“The KEI is dying,” OROM said. “After they recovered from an attack on their base, they blamed the Republic for the attack, but are still too afraid to accuse anyone, because they know it won’t hold up. It is all an act of desperation for public sympathy. I believe that I’ll learn much of what I need to know when I investigate their leaders.”
“What good would that do? Their jumping to conclusions left to right, and are doing what they can to stop this investigation. Where do you think this will get us but deeper in the dirt?”
“It took them over 80 cycles [67 days] to come to a conclusion. At the same time their leader, Vaquerion, was died from cardiac arrest. He was replaced by a former Republic Enforcement leader. I don’t know much about it now, but I’ll find out enough soon.”
“Just be careful,” the commander said. “I wanted to meet you personally to warn you about the dangers of the assignment for both you and the entire Republic. You cannot trust anyone in the KEI, because they have little law against lying to officials, especially from the Republic. It will be difficult to get people there to cooperate, but we believed you would be able to deal with them. You go there and come right back to this room and report everything you’ve found to me.” OROM nodded {/left}
March 23, 2013 at 2:14am
March 23, 2013 at 2:14am
Pre-investigation meeting at KEI
KEI (Main Station)
85 cycles (70 days and 20 hours) after the attack

         Pandom arrived at the KEI’s main station, which was itself called the “KEI”. The investigator had been hired about a cycle (20 hours) ago. Pandom received little welcome, as the people of the KEI did not think well of anyone associated with the Republic. Pandom was well-known among the KEI, as he was the most affiliated with negotiations between the KEI and Republic.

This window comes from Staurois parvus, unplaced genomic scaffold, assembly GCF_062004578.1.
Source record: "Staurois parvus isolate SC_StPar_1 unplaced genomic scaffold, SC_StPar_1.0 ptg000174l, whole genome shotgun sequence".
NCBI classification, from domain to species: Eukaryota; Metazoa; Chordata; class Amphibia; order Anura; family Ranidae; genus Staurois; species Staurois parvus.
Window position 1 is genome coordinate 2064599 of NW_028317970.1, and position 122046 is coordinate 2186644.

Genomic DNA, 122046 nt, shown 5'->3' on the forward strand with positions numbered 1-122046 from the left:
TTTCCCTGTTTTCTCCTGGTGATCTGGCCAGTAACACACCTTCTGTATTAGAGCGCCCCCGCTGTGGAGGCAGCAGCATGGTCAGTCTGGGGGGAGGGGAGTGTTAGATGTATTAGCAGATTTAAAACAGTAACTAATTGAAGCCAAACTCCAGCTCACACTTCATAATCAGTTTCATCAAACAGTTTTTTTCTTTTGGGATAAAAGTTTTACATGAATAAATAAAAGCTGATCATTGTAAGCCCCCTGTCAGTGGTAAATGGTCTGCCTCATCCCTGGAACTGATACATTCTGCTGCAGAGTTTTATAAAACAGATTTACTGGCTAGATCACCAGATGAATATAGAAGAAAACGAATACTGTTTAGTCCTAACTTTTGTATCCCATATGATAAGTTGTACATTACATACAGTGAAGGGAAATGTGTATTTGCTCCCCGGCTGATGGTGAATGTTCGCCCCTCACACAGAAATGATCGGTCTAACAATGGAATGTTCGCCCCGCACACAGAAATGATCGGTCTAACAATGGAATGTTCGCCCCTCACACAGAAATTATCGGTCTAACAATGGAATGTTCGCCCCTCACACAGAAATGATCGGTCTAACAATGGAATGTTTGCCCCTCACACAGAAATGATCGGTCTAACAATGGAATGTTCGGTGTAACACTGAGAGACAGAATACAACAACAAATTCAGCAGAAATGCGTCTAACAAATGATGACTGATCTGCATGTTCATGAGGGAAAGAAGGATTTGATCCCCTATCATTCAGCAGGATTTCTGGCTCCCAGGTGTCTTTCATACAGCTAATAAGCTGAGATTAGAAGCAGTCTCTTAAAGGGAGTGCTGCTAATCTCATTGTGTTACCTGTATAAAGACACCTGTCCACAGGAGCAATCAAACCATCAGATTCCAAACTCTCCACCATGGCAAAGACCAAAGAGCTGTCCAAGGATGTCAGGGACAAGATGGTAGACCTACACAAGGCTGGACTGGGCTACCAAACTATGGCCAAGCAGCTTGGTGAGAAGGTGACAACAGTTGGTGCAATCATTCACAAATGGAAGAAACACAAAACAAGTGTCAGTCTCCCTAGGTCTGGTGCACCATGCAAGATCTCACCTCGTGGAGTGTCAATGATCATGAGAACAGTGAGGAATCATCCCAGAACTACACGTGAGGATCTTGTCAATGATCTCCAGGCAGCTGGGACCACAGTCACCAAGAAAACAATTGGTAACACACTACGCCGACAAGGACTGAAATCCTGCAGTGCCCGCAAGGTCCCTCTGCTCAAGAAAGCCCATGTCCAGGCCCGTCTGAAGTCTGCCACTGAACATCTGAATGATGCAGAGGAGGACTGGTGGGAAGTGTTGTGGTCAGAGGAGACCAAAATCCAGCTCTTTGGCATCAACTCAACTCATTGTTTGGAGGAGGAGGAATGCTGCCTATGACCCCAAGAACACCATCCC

Pandom met Udaxon, the KEI’s only senator. Pandom knew the man fairly well, but had still only met him occasionally. The General was not present at the moment, but Udaxon assured Pandom that he would arrive shortly and become available for questioning.
         “All we know is that we were attacked by your Federal missiles,” Udaxon said. “We are making no charges, but don’t feel comfortable entrusting the official conclusion to be handle by a liable party.”
         “I understand your concern,” Pandom said, “but our legal agreement requires you to allow us to make an investigation of such an event, which the Republic has no right to ignore. All Federal Investigations are handled by the Union, which has no relation with the executive actions of the Republic. If the base was attacked by one of our weapons, then it is the liability of the Enforcement, which has no interference with the Union's investigation.”
          “We’ve provided our results,” Udaxon said. “ There was barely anything left of that poor bay, and the orientation of the attack, as well as statements from the survivors, deem the use of Federal weaponry. We were attacked by your missiles, and if we can’t trust your military database, it’s impossible to fathom why anyone should trust your investigation.”
          “We have a special man who will be investigating the attack,” Pandom said. “Everything he sees, hears, and smells will be documented. The Enforcement will have no involvement with the investigation, and the Union’s contribution in the conclusion is extremely limited. Your investigation was not adequate information for our standards, and your strategies were questionable. We would usually ignore such a situation by request and allow your own government to go to the senate immediately, but because of its sincerity and suspected link with the Republic, it is in everyone’s, not just the Republic’s, interest that this is taken into the hands of a professional FRU.”
“What is an FRU?”
         “A Federal Republic Special Investigative Unit,” Pandom said. “A participant of the Union who collects information for the Republic. Elite ones take part of investigations such as this one. We have assigned one of our best for this attack.”
“What is his name?”
“I am not permitted to answer that at this time,” Pandom said.
“What can you tell me?” Udaxon asked impatiently.
I don’t know much about him, but he has done this kind of work many times before, and has always been successful.”

April 16, 2013 at 11:32pm
April 16, 2013 at 11:32pm
8634 centicycles (71 days, 22 hours, and 48 minutes) after the attack

KEI (Main Station)

“The alarms just started blaring and everyone started screaming. The people on the bridge started yelling and cussing on the intercom, and everyone else was panicking and trying to figure out what the hell happened. I got into the storage room to avoid the crowd, and the next thing I knew, I was in here.”
“How many times have you been questioned about the attack?” the man asked. The patient looked confused.
“Once,” he said after a moment of thought. “Right after it happened. Didn’t you already know that?”
“I work for different people,” the man said.
“I am not answering any questions to the Republic!” the patient erupted angrily, drawing the attention of a nurse outside of the room.